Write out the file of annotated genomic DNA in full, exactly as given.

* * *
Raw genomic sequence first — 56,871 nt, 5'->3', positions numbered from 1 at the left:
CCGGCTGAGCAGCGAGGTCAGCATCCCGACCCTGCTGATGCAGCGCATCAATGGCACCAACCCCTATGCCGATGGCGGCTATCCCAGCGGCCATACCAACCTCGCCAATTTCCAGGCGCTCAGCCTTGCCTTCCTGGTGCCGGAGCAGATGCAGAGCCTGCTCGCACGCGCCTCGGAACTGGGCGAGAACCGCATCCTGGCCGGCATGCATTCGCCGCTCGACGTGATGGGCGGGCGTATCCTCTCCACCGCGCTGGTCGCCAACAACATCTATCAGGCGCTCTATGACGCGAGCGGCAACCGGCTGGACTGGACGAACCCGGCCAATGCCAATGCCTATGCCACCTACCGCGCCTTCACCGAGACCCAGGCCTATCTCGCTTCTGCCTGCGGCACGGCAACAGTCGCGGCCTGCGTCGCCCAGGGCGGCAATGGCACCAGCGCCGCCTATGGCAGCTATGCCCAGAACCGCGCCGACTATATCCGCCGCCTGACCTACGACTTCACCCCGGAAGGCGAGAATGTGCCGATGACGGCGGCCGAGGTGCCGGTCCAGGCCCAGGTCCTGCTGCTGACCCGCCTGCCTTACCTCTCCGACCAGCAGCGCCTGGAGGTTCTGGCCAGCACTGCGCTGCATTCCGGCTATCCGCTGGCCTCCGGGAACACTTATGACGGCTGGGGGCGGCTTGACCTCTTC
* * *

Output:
Raw genomic sequence first — 56,871 nt, 5'->3', positions numbered from 1 at the left:
CCGGCTGAGCAGCGAGGTCAGCATCCCGACCCTGCTGATGCAGCGCATCAATGGCACCAACCCCTATGCCGATGGCGGCTATCCCAGCGGCCATACCAACCTCGCCAATTTCCAGGCGCTCAGCCTTGCCTTCCTGGTGCCGGAGCAGATGCAGAGCCTGCTCGCACGCGCCTCGGAACTGGGCGAGAACCGCATCCTGGCCGGCATGCATTCGCCGCTCGACGTGATGGGCGGGCGTATCCTCTCCACCGCGCTGGTCGCCAACAACATCTATCAGGCGCTCTATGACGCGAGCGGCAACCGGCTGGACTGGACGAACCCGGCCAATGCCAATGCCTATGCCACCTACCGCGCCTTCACCGAGACCCAGGCCTATCTCGCTTCTGCCTGCGGCACGGCAACAGTCGCGGCCTGCGTCGCCCAGGGCGGCAATGGCACCAGCGCCGCCTATGGCAGCTATGCCCAGAACCGCGCCGACTATATCCGCCGCCTGACCTACGACTTCACCCCGGAAGGCGAGAATGTGCCGATGACGGCGGCCGAGGTGCCGGTCCAGGCCCAGGTCCTGCTGCTGACCCGCCTGCCTTACCTCTCCGACCAGCAGCGCCTGGAGGTTCTGGCCAGCACTGCGCTGCATTCCGGCTATCCGCTGGCCTCCGGGAACACTTATGACGGCTGGGGGCGGCTTGACCTCTTC